Ajay Shaw, Partner, DSK Legal

This in itself will set a bad precedent – what intelligible differentia will CoCs apply to account for such directions in some cases and not in the others, he added.

The formula that the NCLT has suggested to the CoC to reconsider allocation between secured creditors could effectively mean that sensible credit calls taken by lenders at the time of lending are placed in the same bucket as poor credit calls by other lenders when an IBC restructuring occurs, Nilang Desai, partner at law firm AZB & Partners, told Bloombergquint.

This is worrying and could have much wider repercussions. Not all secured creditors can be treated equally and the allocation should be on the basis of security they possess. Let’s say one secured creditor has land and machinery- with 2x cover- and the other has perishable inventory as security- with 0.2x cover – should they really be paid out equally?

Nilang Desai, Partner, AZB

The CoC will be well-advised to appeal against the suggestions made by the NCLT and NCLAT, he added.

At the NCLAT hearing, senior advocate Harish Salve argued on behalf of ArcelorMittal and said the company does not have any opinion on distribution of claims but as far as its offer is concerned, it cannot be increased anymore.

“To any concerns that the CoC may have, this is our offer- Rs 42, 000 crore for financial creditors, Rs 197 crore for certain operational creditors, Rs 18 crores for employees and a working capital infusion of around Rs 8,000cr. They are free to reject it. We are not concerned with the distribution and have no role in distribution. Our money is also stuck,” Salve said.

The appellate tribunal also expressed its concern over the timeline of the case which has gone much beyond the 270 day deadline. ‘Our reputation is also at stake because of this case. It has taken more than 500 days. We will decide the matter expeditiously,” the NCLAT Chairperson said.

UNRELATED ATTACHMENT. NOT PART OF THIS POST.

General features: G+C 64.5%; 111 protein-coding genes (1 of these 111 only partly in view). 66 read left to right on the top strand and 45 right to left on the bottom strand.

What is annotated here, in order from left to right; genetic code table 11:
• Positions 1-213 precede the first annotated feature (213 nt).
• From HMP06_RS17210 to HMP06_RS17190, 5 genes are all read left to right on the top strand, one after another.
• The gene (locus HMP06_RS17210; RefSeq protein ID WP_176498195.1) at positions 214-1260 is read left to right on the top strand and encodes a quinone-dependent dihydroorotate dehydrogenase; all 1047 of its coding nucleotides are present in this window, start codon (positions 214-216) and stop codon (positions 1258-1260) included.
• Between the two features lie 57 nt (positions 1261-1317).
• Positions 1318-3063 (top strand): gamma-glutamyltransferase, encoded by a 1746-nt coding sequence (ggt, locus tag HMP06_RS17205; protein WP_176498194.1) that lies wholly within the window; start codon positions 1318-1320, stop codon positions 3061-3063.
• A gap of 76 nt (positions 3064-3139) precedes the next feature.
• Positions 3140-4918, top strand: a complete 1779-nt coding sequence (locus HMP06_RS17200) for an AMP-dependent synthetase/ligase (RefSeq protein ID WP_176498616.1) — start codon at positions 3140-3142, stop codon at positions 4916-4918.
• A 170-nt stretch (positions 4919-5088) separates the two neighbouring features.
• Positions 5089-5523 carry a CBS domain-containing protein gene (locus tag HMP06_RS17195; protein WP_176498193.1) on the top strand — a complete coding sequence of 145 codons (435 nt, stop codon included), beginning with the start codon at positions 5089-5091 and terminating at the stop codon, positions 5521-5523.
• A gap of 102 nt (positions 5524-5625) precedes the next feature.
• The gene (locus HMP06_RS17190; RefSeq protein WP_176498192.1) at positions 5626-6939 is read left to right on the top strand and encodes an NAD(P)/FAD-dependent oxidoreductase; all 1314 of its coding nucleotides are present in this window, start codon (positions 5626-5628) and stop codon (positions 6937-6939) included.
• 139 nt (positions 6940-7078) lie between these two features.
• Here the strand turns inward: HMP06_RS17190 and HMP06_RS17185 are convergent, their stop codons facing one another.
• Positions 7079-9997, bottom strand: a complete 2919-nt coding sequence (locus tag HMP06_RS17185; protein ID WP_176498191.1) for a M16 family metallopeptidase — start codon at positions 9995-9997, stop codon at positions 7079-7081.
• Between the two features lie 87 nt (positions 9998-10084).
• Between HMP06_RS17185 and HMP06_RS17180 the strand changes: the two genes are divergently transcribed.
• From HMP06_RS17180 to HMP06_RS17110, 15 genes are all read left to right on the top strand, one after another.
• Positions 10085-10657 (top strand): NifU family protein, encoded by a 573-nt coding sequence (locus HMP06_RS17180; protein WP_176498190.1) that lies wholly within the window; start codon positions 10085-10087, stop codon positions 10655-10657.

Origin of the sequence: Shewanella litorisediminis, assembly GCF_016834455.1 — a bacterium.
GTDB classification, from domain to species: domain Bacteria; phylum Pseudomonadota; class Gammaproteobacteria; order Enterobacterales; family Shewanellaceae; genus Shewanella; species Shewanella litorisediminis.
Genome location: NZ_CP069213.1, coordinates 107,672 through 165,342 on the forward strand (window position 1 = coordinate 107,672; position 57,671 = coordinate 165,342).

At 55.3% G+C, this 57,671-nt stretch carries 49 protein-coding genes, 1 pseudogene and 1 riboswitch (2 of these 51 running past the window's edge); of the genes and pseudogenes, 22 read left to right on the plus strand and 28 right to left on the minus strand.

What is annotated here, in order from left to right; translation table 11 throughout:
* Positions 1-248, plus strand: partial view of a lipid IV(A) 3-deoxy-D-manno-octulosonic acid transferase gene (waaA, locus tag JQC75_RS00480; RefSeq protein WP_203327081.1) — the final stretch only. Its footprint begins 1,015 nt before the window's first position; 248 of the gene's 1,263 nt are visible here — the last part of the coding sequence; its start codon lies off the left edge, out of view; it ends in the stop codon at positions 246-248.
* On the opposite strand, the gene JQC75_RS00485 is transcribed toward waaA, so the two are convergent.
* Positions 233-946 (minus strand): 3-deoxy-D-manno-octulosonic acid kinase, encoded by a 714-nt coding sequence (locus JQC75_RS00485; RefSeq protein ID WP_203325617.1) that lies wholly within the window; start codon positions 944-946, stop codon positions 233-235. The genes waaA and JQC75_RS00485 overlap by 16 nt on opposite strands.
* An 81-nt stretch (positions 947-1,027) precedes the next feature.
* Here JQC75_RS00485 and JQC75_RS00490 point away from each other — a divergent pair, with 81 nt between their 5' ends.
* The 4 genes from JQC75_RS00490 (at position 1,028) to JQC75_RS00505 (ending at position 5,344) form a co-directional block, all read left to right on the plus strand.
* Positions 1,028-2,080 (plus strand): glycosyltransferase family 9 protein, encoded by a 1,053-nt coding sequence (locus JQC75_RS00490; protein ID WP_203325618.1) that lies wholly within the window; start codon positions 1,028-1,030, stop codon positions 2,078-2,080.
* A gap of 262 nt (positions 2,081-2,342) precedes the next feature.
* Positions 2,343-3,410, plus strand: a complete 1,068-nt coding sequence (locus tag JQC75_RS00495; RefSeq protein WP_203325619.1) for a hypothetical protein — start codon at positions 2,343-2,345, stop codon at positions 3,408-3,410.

The Bloomberg Quint reported

FE: NCLT dismisses Sterling Biotech’s settlement plan approved by financial creditors and proposed by Sandesara brothers

16 March 2019: Beleaguered pharmaceutical company Sterling Biotech’s settlement plant has hit a roadblock. The National Company Law Tribunal (NCLT) has said that the financial creditors accepting the settlement proposal from the Sandesara Group (parent company of Sterling Biotech) creates suspicion even as the company’s promoters have been absconding, the Indian Express reported.

The Mumbai bench of the National Company Law Tribunal (NCLT) questioning the company’s lenders, led by Andhra Bank said that “how the proposal submitted by the Sandesara Group is accepted by the financial creditors creates suspicion when the promoter/director is absconder and ED/CBI is searching for them,” The Indian Express cited.

The NCLT had sent notices to the Ministry of Corporate Affairs, Income Tax office, Enforcement Directorate (ED), SEBI, CBI and RBI for their representations before passing an order.

The group’s promoters — Nitin Sandesara and Chetan Sandesara have been accused of Rs 5,000-crore bank fraud and have been declared economic fugitives. The duo have reportedly been hiding in Nigeria even as ED had already attached and sealed their properties.